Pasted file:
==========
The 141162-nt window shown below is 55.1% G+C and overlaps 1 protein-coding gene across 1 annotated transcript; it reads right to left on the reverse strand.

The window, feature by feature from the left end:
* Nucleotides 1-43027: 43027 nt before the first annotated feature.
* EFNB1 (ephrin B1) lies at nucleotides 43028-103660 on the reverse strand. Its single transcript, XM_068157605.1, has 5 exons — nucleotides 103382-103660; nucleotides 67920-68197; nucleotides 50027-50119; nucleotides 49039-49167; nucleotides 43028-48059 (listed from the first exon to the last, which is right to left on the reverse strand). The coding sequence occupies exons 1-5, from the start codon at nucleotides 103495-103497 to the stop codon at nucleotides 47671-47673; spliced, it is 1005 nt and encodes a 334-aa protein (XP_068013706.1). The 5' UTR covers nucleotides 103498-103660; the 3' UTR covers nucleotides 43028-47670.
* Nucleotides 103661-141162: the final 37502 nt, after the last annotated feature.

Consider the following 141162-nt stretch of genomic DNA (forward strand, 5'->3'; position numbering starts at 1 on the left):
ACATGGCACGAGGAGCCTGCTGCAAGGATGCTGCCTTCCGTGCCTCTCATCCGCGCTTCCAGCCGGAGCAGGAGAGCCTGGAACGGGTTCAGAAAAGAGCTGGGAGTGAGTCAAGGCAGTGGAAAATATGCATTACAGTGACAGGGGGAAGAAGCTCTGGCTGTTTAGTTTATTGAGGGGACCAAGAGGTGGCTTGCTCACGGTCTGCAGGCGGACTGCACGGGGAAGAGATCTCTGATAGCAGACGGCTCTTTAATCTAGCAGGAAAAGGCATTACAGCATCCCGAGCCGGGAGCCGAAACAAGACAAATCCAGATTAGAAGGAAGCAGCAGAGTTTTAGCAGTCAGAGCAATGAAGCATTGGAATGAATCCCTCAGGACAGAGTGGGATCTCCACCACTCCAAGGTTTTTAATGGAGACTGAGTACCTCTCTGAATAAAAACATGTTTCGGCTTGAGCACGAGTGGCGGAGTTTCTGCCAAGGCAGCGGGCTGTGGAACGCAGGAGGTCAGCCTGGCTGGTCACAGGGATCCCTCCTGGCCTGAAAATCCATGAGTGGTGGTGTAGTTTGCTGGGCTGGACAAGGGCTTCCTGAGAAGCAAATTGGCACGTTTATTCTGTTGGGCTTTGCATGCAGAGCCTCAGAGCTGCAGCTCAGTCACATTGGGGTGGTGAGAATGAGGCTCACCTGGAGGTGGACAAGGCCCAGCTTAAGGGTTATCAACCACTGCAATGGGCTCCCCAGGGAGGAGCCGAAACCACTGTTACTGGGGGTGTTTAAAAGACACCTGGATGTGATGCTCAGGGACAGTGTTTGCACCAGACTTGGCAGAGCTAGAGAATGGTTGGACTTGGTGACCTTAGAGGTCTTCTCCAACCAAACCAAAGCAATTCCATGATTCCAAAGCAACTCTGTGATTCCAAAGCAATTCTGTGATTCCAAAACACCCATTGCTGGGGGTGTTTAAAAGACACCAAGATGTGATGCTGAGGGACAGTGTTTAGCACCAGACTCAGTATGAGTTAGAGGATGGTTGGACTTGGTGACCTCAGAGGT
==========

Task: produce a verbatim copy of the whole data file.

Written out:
The 141162-nt window shown below is 55.1% G+C and overlaps 1 protein-coding gene across 1 annotated transcript; it reads right to left on the reverse strand.

The window, feature by feature from the left end:
* Nucleotides 1-43027: 43027 nt before the first annotated feature.
* EFNB1 (ephrin B1) lies at nucleotides 43028-103660 on the reverse strand. Its single transcript, XM_068157605.1, has 5 exons — nucleotides 103382-103660; nucleotides 67920-68197; nucleotides 50027-50119; nucleotides 49039-49167; nucleotides 43028-48059 (listed from the first exon to the last, which is right to left on the reverse strand). The coding sequence occupies exons 1-5, from the start codon at nucleotides 103495-103497 to the stop codon at nucleotides 47671-47673; spliced, it is 1005 nt and encodes a 334-aa protein (XP_068013706.1). The 5' UTR covers nucleotides 103498-103660; the 3' UTR covers nucleotides 43028-47670.
* Nucleotides 103661-141162: the final 37502 nt, after the last annotated feature.

Consider the following 141162-nt stretch of genomic DNA (forward strand, 5'->3'; position numbering starts at 1 on the left):
ACATGGCACGAGGAGCCTGCTGCAAGGATGCTGCCTTCCGTGCCTCTCATCCGCGCTTCCAGCCGGAGCAGGAGAGCCTGGAACGGGTTCAGAAAAGAGCTGGGAGTGAGTCAAGGCAGTGGAAAATATGCATTACAGTGACAGGGGGAAGAAGCTCTGGCTGTTTAGTTTATTGAGGGGACCAAGAGGTGGCTTGCTCACGGTCTGCAGGCGGACTGCACGGGGAAGAGATCTCTGATAGCAGACGGCTCTTTAATCTAGCAGGAAAAGGCATTACAGCATCCCGAGCCGGGAGCCGAAACAAGACAAATCCAGATTAGAAGGAAGCAGCAGAGTTTTAGCAGTCAGAGCAATGAAGCATTGGAATGAATCCCTCAGGACAGAGTGGGATCTCCACCACTCCAAGGTTTTTAATGGAGACTGAGTACCTCTCTGAATAAAAACATGTTTCGGCTTGAGCACGAGTGGCGGAGTTTCTGCCAAGGCAGCGGGCTGTGGAACGCAGGAGGTCAGCCTGGCTGGTCACAGGGATCCCTCCTGGCCTGAAAATCCATGAGTGGTGGTGTAGTTTGCTGGGCTGGACAAGGGCTTCCTGAGAAGCAAATTGGCACGTTTATTCTGTTGGGCTTTGCATGCAGAGCCTCAGAGCTGCAGCTCAGTCACATTGGGGTGGTGAGAATGAGGCTCACCTGGAGGTGGACAAGGCCCAGCTTAAGGGTTATCAACCACTGCAATGGGCTCCCCAGGGAGGAGCCGAAACCACTGTTACTGGGGGTGTTTAAAAGACACCTGGATGTGATGCTCAGGGACAGTGTTTGCACCAGACTTGGCAGAGCTAGAGAATGGTTGGACTTGGTGACCTTAGAGGTCTTCTCCAACCAAACCAAAGCAATTCCATGATTCCAAAGCAACTCTGTGATTCCAAAGCAATTCTGTGATTCCAAAACACCCATTGCTGGGGGTGTTTAAAAGACACCAAGATGTGATGCTGAGGGACAGTGTTTAGCACCAGACTCAGTATGAGTTAGAGGATGGTTGGACTTGGTGACCTCAGAGGT